Killik Explains: How loss aversion can hold investors back

By: Tim Bennett
In the wake of fund manager Neil Woodford’s woes, long-term investors may be tempted to run from shares. This is the wrong reaction, says Tim Bennett.

How loss aversion can hold investors back

Events like the woes being suffered by Neil Woodford’s Equity Income Fund can make long-term investors panicky. This isn’t helpful and here is why.


When we read negative comment, whether in a newspaper or on a website, we are hard-wired to panic. A centuries-old “fight or flight” reflex kicks in, compelling us to “do something” when sometimes the best course of action is to do nothing at all.

The observation

The reason this isn’t easy is that the reflex I just described also leads us to feel more pain from losses than we derive pleasure from gains. Back on the savanna, catching the next meal was satisfying but not if it came at the risk of injury. Investors feel this “loss aversion” and will tend to conserve what they have, rather than risk it to get more.

A bit of maths

This is mathematically logical too. It is harder, in percentage terms, to recover a loss than make a gain as this simple example shows;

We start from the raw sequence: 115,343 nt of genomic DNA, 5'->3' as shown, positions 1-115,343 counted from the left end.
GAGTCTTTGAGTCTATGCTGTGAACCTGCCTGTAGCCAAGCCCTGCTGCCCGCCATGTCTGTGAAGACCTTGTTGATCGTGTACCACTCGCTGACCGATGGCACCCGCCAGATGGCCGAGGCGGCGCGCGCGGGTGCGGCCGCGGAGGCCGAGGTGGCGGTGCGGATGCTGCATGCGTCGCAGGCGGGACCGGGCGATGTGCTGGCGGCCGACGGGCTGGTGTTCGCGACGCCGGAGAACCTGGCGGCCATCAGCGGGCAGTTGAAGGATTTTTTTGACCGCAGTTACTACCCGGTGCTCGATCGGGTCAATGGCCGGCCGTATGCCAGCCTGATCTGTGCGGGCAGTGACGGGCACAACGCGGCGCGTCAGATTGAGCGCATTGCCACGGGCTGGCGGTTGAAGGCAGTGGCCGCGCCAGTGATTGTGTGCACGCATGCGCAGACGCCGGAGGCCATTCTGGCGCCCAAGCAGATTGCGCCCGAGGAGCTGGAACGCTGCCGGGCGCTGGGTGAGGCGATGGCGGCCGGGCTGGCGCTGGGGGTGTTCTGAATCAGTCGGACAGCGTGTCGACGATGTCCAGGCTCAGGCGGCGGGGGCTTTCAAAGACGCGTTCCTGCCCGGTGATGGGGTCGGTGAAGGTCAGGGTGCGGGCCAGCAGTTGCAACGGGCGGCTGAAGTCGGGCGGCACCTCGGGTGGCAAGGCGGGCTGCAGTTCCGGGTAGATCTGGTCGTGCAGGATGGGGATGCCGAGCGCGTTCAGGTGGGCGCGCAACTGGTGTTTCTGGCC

The “Sage of Omaha”

Adding to the pressure on investors not to make a mistake are the words of one of the world’s most successful investors ever, Warren Buffett;
So, plenty of reasons to be “loss-averse” then? Well, it all depends what you mean by a loss.

An obsession with loss aversion can lead to…

Whilst not wanting to take unnecessary risk is entirely rational, avoiding even the chance of a short-term loss is not. Taken too far, it can lead to three problems;

What is a “loss” anyway?

Investing is all about trade-offs and investors who run to cash at the first sign of trouble are missing a big one – yes, shares can be volatile in the short-term and even bring down seasoned professionals such as Neil Woodford. However, over the long-term they have shown that they are less risky than cash in terms of their ability to deliver inflation-beating returns. This extract from my “How to Invest in Equities” Guide makes the point;
Looked at another way, cash leaves you gradually worse and worse off over time;
The point? Short-term volatility is the price of longer-term returns. Investors therefore must avoid confusing this with “risk”.


No-one likes to lose money. However, the correct approach to equity investing reduces the chances, whilst offering the opportunity to make real purchasing power gains. The key to getting your approach right is planning.
To sum up, whilst no-one should be blasé about events such as the Woodford fund’s fall from grace, this sort of event shouldn’t trigger a knee-jerk reaction more widely. To discuss this theme in more detail, please contact an Investment Manager, or email me at the usual place.